A richer model for defining valid XML content is the W3C XML Schema standard. This allows for full specification of valid XML content and is supported by a wide range of open source, free and commercial processors and libraries.

YAML: The primary logical structures in a YAML instance document are: 1) Scalar; 2) Sequence; and 3) Mapping. The YAML specification also indicates some basic constraints that apply to these primary logical structures. For example, according to the specification, mapping keys do not have an order. In every case where node order is significant, a sequence must be used.

Moreover, in defining conformance for YAML processors, the YAML specification defines two primary operations: 1) Dump; and 2) Load. All YAML-compliant processors must provide at least one of these operations, and may optionally provide both. Finally, the YAML specification defines an information model or "representation graph" which must be created during processing for both Dump and Load operations, although this representation need not be made available to the user through an API.

Implementations

Portability

Simple YAML files (e.g. key value pairs) are readily parsed with regular expressions without resort to a formal YAML parser. YAML emitters and parsers for many popular languages written in the pure native language itself exist, making it portable in a self-contained manner. Bindings to C-libraries also exist when speed is needed.

C libraries

  • libYAML As of 2007-06, this implementation of YAML 1.1 is stable and recommended by the YAML specification authors for production use (despite the 0.1.1 version number and a mild caution that the API is not barred from evolution.).
  • SYCK This implementation supports most of YAML 1.0 specification and is in widespread use. It is optimized for use with higher level interpreted languages, obtaining speed by writing directly to the symbol table of the higher level language when it can. As of 2005 it is no longer maintained but remains available.

Bindings

Bindings for YAML exist for the following languages:

Pitfalls and implementation defects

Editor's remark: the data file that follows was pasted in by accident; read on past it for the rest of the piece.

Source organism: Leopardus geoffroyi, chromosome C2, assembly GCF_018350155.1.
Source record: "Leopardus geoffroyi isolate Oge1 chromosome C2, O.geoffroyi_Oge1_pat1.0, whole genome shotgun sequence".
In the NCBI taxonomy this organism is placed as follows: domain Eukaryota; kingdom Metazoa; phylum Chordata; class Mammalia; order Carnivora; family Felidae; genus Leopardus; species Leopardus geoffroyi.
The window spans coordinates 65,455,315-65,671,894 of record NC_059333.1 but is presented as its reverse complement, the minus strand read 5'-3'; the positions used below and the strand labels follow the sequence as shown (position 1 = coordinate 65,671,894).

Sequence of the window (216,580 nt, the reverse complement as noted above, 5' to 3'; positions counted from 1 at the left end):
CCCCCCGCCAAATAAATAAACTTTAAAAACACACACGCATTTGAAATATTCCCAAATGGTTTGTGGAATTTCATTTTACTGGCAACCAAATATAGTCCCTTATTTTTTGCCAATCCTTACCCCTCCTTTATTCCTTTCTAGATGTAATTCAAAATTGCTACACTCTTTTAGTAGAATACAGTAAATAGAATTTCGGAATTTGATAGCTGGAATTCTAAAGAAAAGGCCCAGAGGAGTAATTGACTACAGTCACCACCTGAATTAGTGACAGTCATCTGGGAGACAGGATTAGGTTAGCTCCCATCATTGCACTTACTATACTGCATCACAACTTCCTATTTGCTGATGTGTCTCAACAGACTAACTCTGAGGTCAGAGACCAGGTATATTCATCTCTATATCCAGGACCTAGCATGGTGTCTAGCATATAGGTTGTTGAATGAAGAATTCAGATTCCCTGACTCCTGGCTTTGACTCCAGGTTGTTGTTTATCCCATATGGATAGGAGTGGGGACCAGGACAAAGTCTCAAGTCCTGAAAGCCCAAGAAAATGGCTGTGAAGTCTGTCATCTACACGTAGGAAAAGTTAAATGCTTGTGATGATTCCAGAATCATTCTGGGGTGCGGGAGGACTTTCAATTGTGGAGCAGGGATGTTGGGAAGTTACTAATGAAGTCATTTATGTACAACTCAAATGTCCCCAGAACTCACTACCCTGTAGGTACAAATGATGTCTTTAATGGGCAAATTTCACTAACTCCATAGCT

• Editors:
    • An editor mode that autoexpands tabs to spaces and displays text in a fixed-width font is recommended.
    • The editor needs to handle UTF-8 and UTF-16 correctly (otherwise, it will be necessary to use only ASCII as a subset of UTF-8).
  • Strings:
    • YAML allows one to avoid quoted strings which can enhance readability and avoid the need for nested escape sequences. However, this leads to a pitfall when inline strings are ambiguous single words (e.g. digits or boolean words) or when the un-quoted phrase accidentally contains a YAML construct (e.g., a leading exclamation point or a colon-space after a word: "!Caca de vaca!" or "Caution: lions ahead"). This is not an issue that anyone using a proper YAML emitter will confront, but can come up in ad hoc scripts or human editing of files. In such a case a better approach is to use block literals ("|" or ">") rather than inline string expressions as these have no such ambiguities to resolve.
  • Anticipating implementation idiosyncrasies:
    • Some implementations of YAML, such as perl's YAML::BASE will load an entire file (stream) and parse it en-mass. Conversely, YAML::Tiny only reads the first document in the stream and stops. Other implementations like pyYaml are lazy and iterate over the next document only upon request. For very large files in which one plans to handle the documents independently, instantiating the entire file before processing may be prohibitive. Thus in YAML::BASE, occasionally one must chunk a file into documents and parse those individually. Fortunately, YAML makes this easy since this simply requires splitting on the document separator, m/^---/. That strategy could be disrupted if anchor and reference tags happen to lie in different documents of the same file.

See also

Other simplified markup languages include:

Notes and references

External links